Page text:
The Drinking Water Dilemma
As an avid hiker and backpacker, one of the joys I experience in the wilderness is finding a cold, clear stream or river to serve as a source of water for drinking and cooking. In former days (before we knew better) I’d simply dip a tin cup into that cool, clear water and quench my thirst, but now I use a simple filter.
Next to the air we breathe, water is the most vital ingredient for life. Our bodies contain more water than any other substance. And water is the most abundant substance on earth. Centuries ago, Leonardo da Vinci recognized this when he said, “Water is the driving force of all nature.”
Every molecule of water consists of two atoms of hydrogen and one atom of oxygen (H2O). One of water’s most amazing properties is its ability as a “universal solvent.” There are relatively few substances that water can’t dissolve.
It’s precisely this property of water that we want to focus on, because water’s ability as a solvent also means that it’s rarely pure.
Nearly 1 billion people in developing countries do not have access to safe water. For instance, in recent years, many US churches, (like Southside Christian Church in Spokane, WA) and other non-profits (like TheWaterProject.org) have been drilling wells in parts of rural Africa where people formerly travelled miles each day to fetch water from contaminated sources. Now these people have access to clean water in their own villages.
Natural disasters like hurricanes and earthquakes and man-made disasters like chemical spills and wars also jeopardize clean drinking water.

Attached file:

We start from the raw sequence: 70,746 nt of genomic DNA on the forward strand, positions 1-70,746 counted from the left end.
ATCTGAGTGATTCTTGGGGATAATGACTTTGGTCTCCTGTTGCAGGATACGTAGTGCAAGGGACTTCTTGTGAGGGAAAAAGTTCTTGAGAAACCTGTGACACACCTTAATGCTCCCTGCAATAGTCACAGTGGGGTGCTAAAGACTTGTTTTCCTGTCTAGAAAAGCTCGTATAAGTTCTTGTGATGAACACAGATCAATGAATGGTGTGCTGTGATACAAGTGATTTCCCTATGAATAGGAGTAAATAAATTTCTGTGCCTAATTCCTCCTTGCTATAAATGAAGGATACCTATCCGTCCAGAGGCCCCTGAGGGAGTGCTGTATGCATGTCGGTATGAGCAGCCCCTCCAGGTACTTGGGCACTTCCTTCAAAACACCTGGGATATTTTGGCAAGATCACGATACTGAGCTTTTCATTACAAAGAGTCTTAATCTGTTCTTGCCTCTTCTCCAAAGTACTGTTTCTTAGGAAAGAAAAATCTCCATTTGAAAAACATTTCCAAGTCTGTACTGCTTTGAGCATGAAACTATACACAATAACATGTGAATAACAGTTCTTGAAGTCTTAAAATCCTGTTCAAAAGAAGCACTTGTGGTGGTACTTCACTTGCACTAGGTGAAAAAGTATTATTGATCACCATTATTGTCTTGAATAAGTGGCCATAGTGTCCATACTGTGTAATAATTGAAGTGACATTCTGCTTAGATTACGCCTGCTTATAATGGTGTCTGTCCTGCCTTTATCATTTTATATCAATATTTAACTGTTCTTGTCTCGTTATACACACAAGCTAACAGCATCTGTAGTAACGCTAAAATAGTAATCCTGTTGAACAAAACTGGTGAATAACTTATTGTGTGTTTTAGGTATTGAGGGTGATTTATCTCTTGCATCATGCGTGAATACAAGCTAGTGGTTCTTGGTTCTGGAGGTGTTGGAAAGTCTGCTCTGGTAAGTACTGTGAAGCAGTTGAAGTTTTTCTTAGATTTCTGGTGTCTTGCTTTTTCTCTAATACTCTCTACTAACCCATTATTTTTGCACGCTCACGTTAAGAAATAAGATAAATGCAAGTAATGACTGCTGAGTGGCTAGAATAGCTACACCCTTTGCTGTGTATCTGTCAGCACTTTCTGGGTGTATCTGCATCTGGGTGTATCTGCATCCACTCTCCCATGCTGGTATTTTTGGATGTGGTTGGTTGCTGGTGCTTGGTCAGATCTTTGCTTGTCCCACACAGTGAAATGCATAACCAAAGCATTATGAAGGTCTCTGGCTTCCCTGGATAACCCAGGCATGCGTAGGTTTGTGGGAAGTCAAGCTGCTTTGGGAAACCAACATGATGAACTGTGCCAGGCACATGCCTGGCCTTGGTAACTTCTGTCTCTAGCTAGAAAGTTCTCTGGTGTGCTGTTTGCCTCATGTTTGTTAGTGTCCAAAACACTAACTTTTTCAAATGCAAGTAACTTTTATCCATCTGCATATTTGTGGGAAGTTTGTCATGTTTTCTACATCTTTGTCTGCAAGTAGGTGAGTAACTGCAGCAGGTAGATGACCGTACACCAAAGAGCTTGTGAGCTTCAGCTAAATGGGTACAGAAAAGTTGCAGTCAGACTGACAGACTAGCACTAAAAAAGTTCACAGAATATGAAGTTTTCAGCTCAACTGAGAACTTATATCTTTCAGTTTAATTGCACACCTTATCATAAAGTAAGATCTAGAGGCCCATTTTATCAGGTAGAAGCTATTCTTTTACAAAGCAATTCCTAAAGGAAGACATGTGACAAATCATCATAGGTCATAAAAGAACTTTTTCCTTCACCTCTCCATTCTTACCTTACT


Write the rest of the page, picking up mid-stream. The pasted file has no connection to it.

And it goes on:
But what about our municipal drinking water? Is our tap water safe? Dozens of companies are offering bottled water, but can we trust those sources as “pure”? And how about all the water filtration systems?
Ironically, in America, we seem to have a fetish about water purity, yet most of us would have to admit that we don’t drink enough of life’s elixir. We take the availability of fresh water for granted and have lots of options.
But what do we mean by “purity”? If by “purity” we mean H2O and nothing else, we’ll probably be disappointed, because many of the minerals often found in drinking water are not only good for us, but make the water taste better. Some of the good minerals include: calcium, magnesium and potassium. In fact, you may have noticed the labels on some bottled waters say something like, “Minerals added for flavor.”
On the flip side, water may also contain bad minerals and chemicals like: lead, arsenic, antimony, sulfur, sodium chloride, aluminum, barium, chlorine and nitrates.
In the 60s, my family traveled each summer to a small town in southwest Missouri for a family reunion. The city water in that town had high concentrations of sulfur in it—so high in fact that you could smell the sulfur coming out of the tap! And all the faucets and pipe joints were encrusted with thick, white mineral deposits. (Note that was before the Safe Drinking Water Act was instituted.)